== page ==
Members of all religions eventually find themselves believing and doing things at odds with the practice and convictions of those who first experienced the faith they profess.

Before Vatican II, Roman Catholics deviated from their roots by frequently referring to their priests as other Christs. The impression I received from this popular belief was that priest alone had a unique mission to be Jesus among us. Knowing almost nothing about the early church and its Scriptures in those pre-reform days, I never questioned this pious conviction.

On the other hand, those familiar with the Christian Scriptures know one of the earliest Christian writings we possess, Pauls letter to the Galatians, expressly contradicts the belief that only one elite group of Christians mirrors Jesus.


Paul reminds his community in chapter three of his work that the risen Jesus breaks through all limits of culture, status and gender. For all who are baptized in Christ, he writes, have clothed themselves in Christ. There is neither Jew or Greek, there is neither slave or free person, there is not male and female; you are all one in Christ Jesus.

Paul believes that, because Jesus rose as a new creation, He can be represented by more than just free Jewish men. All who join Him in dying and rising become other Christs. Like Jesus, theyre a new creation, mirroring the person they imitate.

No matter what theology our early Christian authors convey in their writings, each presumes he or she is another Christ, writing for people who also are other Christs. We cant appreciate Sundays three readings unless we first buy into this essential concept.

Luke, for instance, takes for granted that Jesus ministry doesnt end with His death and resurrection (Acts 5: 12-16). He deliberately expands his Gospel into the Acts of the Apostles to show how Jesus ministry continues in the Christian community for whom he writes. Jesus followers dont just remember what He did; they actually continue doing what He did.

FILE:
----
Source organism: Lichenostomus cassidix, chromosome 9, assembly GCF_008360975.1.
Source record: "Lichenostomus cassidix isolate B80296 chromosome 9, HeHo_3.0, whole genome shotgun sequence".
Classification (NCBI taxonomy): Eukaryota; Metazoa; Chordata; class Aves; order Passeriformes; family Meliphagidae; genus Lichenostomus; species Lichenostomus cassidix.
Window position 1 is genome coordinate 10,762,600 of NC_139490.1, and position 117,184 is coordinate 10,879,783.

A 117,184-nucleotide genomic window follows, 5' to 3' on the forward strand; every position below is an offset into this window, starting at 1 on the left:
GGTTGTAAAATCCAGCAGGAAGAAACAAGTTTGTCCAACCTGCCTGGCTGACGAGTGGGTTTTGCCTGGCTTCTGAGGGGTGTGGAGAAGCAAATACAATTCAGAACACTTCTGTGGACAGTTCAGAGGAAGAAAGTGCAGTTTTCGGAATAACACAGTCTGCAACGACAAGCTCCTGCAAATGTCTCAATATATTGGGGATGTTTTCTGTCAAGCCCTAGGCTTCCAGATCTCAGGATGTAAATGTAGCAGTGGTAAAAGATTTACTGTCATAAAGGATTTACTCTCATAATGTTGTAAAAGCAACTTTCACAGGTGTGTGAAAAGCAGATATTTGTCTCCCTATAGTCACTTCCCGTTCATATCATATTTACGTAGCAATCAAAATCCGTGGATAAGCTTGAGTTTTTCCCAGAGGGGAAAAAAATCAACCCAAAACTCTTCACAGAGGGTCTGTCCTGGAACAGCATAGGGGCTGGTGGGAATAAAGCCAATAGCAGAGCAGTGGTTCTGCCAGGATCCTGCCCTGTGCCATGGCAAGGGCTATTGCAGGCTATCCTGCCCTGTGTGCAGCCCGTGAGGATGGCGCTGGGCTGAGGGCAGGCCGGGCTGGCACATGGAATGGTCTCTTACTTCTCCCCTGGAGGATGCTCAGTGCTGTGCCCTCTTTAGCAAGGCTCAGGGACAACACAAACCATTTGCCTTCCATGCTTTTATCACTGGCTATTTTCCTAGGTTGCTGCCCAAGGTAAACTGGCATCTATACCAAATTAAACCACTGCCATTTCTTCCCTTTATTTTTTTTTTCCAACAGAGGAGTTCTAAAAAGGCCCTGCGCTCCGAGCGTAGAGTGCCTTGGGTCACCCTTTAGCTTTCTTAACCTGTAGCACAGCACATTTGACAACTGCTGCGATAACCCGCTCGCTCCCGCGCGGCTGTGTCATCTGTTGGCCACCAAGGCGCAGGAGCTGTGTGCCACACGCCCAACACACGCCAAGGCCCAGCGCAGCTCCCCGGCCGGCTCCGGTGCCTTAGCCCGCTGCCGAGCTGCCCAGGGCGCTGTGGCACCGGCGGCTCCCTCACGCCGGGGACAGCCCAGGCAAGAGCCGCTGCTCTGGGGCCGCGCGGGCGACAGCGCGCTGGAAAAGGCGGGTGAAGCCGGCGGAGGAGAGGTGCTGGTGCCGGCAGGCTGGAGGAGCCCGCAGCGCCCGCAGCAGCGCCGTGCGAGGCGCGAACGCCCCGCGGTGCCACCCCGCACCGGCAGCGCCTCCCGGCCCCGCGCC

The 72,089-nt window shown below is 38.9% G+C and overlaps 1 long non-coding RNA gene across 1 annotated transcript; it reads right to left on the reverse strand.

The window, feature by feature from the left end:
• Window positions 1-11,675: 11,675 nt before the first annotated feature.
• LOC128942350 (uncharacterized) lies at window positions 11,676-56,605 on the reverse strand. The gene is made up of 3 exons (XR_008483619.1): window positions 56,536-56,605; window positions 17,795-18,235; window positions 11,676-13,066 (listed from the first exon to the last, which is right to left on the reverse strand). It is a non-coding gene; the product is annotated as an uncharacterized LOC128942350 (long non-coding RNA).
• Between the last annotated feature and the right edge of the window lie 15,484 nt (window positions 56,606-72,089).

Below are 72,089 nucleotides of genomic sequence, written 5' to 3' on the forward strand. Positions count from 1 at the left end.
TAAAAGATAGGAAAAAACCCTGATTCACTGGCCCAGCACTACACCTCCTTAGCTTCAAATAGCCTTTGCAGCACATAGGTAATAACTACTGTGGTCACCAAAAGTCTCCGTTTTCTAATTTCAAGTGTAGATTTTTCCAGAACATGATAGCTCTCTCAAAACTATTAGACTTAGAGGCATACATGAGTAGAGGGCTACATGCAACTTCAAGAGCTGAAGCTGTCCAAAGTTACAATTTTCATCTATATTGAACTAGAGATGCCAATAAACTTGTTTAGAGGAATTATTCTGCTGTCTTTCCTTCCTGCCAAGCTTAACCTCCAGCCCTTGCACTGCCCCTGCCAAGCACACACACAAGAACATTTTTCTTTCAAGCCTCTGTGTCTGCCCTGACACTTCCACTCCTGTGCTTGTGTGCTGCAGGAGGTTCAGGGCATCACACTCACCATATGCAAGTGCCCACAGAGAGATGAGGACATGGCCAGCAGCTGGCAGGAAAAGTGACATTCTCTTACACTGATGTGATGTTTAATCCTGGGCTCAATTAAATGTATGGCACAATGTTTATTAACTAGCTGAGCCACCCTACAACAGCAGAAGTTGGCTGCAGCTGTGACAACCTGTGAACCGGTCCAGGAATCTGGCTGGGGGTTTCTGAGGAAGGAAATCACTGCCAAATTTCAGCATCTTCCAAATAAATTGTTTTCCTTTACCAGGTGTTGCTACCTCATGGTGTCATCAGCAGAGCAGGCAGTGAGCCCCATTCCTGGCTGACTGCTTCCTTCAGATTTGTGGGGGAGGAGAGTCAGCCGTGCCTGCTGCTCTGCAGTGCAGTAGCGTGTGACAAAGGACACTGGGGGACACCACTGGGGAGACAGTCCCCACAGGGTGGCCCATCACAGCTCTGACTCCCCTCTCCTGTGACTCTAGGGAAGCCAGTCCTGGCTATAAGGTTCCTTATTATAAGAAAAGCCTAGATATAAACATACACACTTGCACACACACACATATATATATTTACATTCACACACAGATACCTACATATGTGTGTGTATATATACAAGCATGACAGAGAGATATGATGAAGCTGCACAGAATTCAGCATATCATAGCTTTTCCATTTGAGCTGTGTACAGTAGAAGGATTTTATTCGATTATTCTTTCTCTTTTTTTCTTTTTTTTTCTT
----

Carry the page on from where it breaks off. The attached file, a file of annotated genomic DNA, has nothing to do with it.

Luke first mentions, Many signs and wonders were done among the people at the hands of the apostles. Then he remarks, A large number of people from the towns in the vicinity of Jerusalem also gathered, bringing the sick and those disturbed by unclean spirits, and they were all cured. Those who read Lukes Gospel discover that these are the same things Jesus does. Luke is convinced that the risen Jesus lives on through the lives and ministry of His disciples.

One in Jesus

Notice how the author of Revelation begins his work by professing faith both in Jesus alive, and in His followers carrying on His dying and rising (Rev. 1: 9-13, 17-19).

My name is John, he writes, and through our union with Jesus, I am your brother and share your sufferings, your kingdom and all you endure. Those who die and rise with Jesus become one not only with Him, but also with all those others who are one with Him.

Such oneness isnt restricted just to those who personally came in contact with the historical Jesus. John makes this point in his famous doubting Thomas story (Jn 20: 19-31). Have you come to believe because you have seen me? the risen Jesus asks the startled disciple. Blessed are those who have not seen and have believed.

Those who physically saw, heard and touched the Galilean carpenter are not better off than those who experience only the risen Jesus, present in His community.

Anyone still reflecting on their faith from the perspective of that modern, pre-Vatican II theology which restricted Jesus presence to a select few must be having quite a problem with todays priest shortage. On the other hand, those who base their theology on the core beliefs of the early Christian community are coming up with a completely different read on the phenomenon.